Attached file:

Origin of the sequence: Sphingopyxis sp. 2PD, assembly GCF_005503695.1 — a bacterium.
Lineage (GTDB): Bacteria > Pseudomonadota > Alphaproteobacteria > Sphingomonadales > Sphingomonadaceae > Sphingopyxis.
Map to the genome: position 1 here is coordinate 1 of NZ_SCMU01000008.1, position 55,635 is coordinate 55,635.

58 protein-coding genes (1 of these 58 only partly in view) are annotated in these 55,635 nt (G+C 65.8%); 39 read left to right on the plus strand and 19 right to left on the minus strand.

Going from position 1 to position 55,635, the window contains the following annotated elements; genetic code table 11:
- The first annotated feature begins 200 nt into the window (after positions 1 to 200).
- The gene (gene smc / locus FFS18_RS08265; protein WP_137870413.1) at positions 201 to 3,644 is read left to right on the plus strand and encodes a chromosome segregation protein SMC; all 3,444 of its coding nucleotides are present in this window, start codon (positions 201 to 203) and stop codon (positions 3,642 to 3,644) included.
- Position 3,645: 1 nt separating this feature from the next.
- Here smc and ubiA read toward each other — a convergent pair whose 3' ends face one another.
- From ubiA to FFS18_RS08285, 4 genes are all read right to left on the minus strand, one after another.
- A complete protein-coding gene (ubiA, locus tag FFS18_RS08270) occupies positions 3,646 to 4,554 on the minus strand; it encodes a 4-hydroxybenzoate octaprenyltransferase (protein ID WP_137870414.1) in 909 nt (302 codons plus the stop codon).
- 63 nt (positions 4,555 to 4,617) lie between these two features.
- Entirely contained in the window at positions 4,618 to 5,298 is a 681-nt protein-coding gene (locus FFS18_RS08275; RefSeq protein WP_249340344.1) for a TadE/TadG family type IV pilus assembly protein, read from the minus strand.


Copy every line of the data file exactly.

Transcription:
Origin of the sequence: Sphingopyxis sp. 2PD, assembly GCF_005503695.1 — a bacterium.
Lineage (GTDB): Bacteria > Pseudomonadota > Alphaproteobacteria > Sphingomonadales > Sphingomonadaceae > Sphingopyxis.
Map to the genome: position 1 here is coordinate 1 of NZ_SCMU01000008.1, position 55,635 is coordinate 55,635.

58 protein-coding genes (1 of these 58 only partly in view) are annotated in these 55,635 nt (G+C 65.8%); 39 read left to right on the plus strand and 19 right to left on the minus strand.

Going from position 1 to position 55,635, the window contains the following annotated elements; genetic code table 11:
- The first annotated feature begins 200 nt into the window (after positions 1 to 200).
- The gene (gene smc / locus FFS18_RS08265; protein WP_137870413.1) at positions 201 to 3,644 is read left to right on the plus strand and encodes a chromosome segregation protein SMC; all 3,444 of its coding nucleotides are present in this window, start codon (positions 201 to 203) and stop codon (positions 3,642 to 3,644) included.
- Position 3,645: 1 nt separating this feature from the next.
- Here smc and ubiA read toward each other — a convergent pair whose 3' ends face one another.
- From ubiA to FFS18_RS08285, 4 genes are all read right to left on the minus strand, one after another.
- A complete protein-coding gene (ubiA, locus tag FFS18_RS08270) occupies positions 3,646 to 4,554 on the minus strand; it encodes a 4-hydroxybenzoate octaprenyltransferase (protein ID WP_137870414.1) in 909 nt (302 codons plus the stop codon).
- 63 nt (positions 4,555 to 4,617) lie between these two features.
- Entirely contained in the window at positions 4,618 to 5,298 is a 681-nt protein-coding gene (locus FFS18_RS08275; RefSeq protein WP_249340344.1) for a TadE/TadG family type IV pilus assembly protein, read from the minus strand.